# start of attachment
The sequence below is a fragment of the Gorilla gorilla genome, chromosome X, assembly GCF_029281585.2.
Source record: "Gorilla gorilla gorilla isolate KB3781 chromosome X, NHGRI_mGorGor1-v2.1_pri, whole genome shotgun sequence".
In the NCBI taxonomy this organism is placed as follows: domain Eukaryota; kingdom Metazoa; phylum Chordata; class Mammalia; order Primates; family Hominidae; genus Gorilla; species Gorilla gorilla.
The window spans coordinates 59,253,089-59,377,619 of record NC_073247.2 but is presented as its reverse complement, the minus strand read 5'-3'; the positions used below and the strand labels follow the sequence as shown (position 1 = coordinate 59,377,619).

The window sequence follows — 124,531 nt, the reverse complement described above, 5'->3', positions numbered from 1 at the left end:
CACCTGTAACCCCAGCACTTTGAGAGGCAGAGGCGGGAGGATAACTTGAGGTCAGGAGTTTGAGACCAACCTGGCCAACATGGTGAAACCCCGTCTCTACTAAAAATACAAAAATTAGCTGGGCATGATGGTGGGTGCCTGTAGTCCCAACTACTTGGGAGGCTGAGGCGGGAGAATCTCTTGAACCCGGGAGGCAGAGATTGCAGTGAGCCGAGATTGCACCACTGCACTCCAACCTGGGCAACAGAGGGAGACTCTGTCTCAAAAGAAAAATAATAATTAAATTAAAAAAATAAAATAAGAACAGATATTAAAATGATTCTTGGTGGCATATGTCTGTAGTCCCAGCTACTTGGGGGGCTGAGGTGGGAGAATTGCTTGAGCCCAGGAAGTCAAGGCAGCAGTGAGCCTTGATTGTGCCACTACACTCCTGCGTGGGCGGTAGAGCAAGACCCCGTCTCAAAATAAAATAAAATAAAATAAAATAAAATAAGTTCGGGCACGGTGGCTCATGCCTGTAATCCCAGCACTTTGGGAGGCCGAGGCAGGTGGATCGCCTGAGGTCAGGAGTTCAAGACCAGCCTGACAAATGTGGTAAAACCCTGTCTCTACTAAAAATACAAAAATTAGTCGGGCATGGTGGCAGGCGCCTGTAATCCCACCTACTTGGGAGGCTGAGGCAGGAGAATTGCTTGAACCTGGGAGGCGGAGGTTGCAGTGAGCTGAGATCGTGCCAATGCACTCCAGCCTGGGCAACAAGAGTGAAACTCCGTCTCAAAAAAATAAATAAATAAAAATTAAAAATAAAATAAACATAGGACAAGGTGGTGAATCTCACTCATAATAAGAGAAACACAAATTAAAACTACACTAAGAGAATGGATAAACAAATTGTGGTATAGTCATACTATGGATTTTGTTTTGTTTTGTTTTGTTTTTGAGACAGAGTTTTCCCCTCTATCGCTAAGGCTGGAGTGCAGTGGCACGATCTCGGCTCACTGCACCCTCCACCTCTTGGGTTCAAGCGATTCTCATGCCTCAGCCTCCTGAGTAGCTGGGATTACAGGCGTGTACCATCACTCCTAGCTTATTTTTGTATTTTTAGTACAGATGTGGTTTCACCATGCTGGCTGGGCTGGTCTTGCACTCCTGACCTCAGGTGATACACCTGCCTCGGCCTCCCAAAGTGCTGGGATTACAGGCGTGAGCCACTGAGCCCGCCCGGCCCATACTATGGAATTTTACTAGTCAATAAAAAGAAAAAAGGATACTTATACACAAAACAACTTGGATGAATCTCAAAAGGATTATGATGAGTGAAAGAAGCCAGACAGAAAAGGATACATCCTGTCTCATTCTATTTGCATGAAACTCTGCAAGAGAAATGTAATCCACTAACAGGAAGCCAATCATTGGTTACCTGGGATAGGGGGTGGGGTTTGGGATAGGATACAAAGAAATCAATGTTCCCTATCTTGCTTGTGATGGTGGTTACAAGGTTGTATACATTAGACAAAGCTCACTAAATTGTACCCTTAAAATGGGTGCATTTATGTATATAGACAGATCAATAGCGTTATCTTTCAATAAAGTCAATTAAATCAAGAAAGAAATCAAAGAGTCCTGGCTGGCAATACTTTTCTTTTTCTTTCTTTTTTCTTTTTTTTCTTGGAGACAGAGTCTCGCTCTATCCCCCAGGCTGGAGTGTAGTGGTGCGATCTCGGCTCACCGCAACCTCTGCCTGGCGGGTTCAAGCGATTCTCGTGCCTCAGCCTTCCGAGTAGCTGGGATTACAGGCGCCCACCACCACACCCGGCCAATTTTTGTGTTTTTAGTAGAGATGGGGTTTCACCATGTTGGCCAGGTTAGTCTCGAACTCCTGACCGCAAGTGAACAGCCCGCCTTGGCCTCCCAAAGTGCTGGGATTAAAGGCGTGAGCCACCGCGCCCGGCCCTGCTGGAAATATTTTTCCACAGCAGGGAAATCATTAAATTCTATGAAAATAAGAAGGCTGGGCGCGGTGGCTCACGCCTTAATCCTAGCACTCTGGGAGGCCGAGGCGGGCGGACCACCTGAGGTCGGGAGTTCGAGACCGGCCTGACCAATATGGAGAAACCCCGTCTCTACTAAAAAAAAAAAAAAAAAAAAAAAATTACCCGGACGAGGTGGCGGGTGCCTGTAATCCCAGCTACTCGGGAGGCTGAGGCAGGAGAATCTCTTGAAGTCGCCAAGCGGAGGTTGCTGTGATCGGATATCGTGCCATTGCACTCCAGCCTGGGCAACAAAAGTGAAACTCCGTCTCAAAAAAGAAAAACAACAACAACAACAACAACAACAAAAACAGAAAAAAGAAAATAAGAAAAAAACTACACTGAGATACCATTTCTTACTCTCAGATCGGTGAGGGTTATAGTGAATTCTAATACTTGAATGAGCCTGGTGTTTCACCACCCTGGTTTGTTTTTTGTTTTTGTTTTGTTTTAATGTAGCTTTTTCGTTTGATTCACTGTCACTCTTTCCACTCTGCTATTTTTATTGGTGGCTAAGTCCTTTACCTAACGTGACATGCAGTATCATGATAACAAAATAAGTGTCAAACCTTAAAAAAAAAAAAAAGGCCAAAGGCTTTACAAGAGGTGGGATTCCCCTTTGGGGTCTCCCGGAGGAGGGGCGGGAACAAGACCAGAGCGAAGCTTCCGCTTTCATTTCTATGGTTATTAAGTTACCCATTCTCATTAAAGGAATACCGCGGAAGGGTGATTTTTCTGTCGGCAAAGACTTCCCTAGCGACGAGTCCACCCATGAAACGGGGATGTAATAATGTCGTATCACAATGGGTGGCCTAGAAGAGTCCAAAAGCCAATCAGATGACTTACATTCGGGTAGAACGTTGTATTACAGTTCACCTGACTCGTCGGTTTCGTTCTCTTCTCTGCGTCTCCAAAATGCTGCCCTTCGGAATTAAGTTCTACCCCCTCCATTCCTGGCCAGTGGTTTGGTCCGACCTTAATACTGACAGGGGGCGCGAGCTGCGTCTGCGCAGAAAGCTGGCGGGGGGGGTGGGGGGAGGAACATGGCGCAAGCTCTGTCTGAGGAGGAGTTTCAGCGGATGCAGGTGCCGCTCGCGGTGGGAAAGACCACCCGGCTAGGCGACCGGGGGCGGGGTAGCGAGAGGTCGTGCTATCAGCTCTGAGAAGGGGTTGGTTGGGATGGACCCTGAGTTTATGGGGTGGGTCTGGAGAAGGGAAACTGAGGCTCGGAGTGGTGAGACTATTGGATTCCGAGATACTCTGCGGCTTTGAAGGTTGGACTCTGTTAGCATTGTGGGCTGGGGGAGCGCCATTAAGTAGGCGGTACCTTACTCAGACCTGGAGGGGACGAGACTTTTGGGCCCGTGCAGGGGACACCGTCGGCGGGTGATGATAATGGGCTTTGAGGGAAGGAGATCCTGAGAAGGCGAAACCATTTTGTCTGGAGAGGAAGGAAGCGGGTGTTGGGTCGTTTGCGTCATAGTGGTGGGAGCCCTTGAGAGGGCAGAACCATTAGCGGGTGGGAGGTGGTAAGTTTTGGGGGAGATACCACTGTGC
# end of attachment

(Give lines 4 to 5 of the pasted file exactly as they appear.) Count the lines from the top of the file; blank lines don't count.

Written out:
The window spans coordinates 59,253,089-59,377,619 of record NC_073247.2 but is presented as its reverse complement, the minus strand read 5'-3'; the positions used below and the strand labels follow the sequence as shown (position 1 = coordinate 59,377,619).

The window sequence follows — 124,531 nt, the reverse complement described above, 5'->3', positions numbered from 1 at the left end: